If a one-point loss is predictable, does it make it less heartbreaking?
To the rationalist, it's a question based on a false premise. Especially in the NBA, it's fairly well-accepted that luck is at least as important as skill in deciding close games, and the data suggests that even great teams don't systematically win nail-biters at a high rate year after year.
Of course, someone needs to tell the Mavericks and Bucks about all that. While the Mavs have now won an NBA-record ten consecutive one-point games, the Bucks' tough luck in close games continues to pile up. Which is a shame, because for the second straight game the Bucks looked nearly unstoppable on offense, drilling 53% of their field goals, half their threes (9/18) and, get ready for this, made more free throws than the Mavs. The problem of course was that Dallas wasn't so bad at the whole offensive thing either, making 51% of their field goals, 56% of their threes and missing just once in 17 attempts from the line. At least on offense they very much looked the part of a team that won by 50 points in their last outing.
In the middle of it all was Andrew Bogut, who made his first nine shots en route to a ridiculously efficient career-high of 32 points on 13/14 from the field. Bogut got plenty of help from the resurgent Carlos Delfino (22 points, six rebs, five ast) but Dirk Nowitzki (28 pts) and Jason Terry (21) matched them shot for shot down the stretch. At one point Nowitzki was 5/17 from the field, but the Bucks had little answer for him down the stretch as he made 6/8 from the field and allowed the Mavs to stay ahead throughout the final period.
Remarkably, the game had few big runs; the Mavs led early but could never shake the visitors, as Bogut and Delfino were essentially automatic all night. Delfino hit two huge threes in the final minutes, the last one coming from about 30 feet out with the shot clock runing down to bring the Bucks within one with 27.6 second left.
The Bucks opted to defend rather than send the Mavs to the line, and predictably the Mavs went to Nowitzki to try to seal it. But unlike the last time these teams met, the Mavs' superstar was expertly bottled up by Luc Mbah a Moute in the high post, forcing a turnover that gave the Bucks the ball and a chance to win. The down side? The Bucks had just three seconds left on the clock by the time they recovered the loose ball and called time out. With Delfino having the hot hand, they justifiably ran a play for him out of the time out, and catching at the three point line he looked like he could have had a decent look on the catch-and-shoot. But instead he opted to drive, finding Erick Dampier in his path to force a tough runner that caromed off the back iron.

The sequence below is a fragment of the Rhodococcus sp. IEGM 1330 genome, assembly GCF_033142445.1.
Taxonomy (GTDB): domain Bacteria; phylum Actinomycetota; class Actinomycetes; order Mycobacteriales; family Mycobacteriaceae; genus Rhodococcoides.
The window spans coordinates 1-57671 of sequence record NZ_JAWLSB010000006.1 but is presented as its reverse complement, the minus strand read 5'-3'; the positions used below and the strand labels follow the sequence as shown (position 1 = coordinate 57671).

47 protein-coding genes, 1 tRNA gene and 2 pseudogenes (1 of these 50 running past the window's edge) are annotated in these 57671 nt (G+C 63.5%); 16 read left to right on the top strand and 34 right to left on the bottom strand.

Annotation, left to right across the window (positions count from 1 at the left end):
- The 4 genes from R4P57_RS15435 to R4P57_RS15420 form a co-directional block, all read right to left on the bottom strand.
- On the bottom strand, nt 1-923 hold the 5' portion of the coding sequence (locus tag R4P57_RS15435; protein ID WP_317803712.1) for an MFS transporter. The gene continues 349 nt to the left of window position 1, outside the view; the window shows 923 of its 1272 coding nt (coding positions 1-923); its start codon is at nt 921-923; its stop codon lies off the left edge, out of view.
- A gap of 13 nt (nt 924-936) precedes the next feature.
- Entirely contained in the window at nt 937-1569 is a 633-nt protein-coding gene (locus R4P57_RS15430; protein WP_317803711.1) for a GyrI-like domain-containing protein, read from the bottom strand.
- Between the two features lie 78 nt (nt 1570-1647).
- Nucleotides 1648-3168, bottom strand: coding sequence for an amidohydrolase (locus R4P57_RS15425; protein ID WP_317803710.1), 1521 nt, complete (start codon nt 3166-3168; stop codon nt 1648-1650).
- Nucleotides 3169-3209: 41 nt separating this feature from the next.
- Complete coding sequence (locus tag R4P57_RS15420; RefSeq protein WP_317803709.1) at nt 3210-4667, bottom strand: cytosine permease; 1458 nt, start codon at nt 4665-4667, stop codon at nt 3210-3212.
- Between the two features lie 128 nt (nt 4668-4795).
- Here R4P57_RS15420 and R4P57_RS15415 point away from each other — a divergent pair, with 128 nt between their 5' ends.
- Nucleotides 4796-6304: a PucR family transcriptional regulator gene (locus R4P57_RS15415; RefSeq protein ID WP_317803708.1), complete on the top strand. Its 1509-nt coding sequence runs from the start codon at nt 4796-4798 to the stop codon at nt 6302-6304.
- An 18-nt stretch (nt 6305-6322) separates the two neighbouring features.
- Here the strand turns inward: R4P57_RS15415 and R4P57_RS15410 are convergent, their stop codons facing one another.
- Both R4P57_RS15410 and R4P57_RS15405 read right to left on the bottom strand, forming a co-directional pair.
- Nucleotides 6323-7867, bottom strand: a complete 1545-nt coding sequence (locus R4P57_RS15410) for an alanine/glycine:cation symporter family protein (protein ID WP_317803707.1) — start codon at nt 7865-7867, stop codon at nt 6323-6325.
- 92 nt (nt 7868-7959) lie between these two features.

Andrew Bogut: 37 min, 32 points, 13/14 fg, 6/8 ft, 9 rebs, 1 blk, 3 to
What made Bogut's monster night so impressive is that Erick Dampier and Drew Gooden didn't put up a particularly poor effort in man-to-man situations. Dampier appeared a bit slow to keep up with Bogut when facing up, but he didn't allow Bogut to pin him down deep in the paint. And aside from a few nice finds by Jennings and Ridnour, Bogut had to work for his buckets and put plenty of them in with a hand in his face. Heck, he even put in a fadeaway baseliner in over Gooden at the end of the first. And when the Mavs started fouling him in the second half he made a respectable 6/8 from the strip. Yep, it was one of those nights.
What you could criticize the Mavericks for was their hesitation to double Bogut and only half-hearted attempts to deny him the ball in the first place. Fronting Bogut or playing zone is generally the best way to take the big man out of the game, but perhaps because of the Bucks' hot shooting the Mavs seemed wary of leaving shooters.
Carlos Delfino: 38 min, 22 points, 8/12 fg, 4/5 threes, 6 rebs, 5 ast, 2 to
Once again Delfino had the whole package working, slashing to hoop and drilling bombs with equal ease. More on him below.
Luke Ridnour: 28 min, 11 pts, 4/11 fg, 1/1 threes, 2/2 ft, 6 ast, 1 to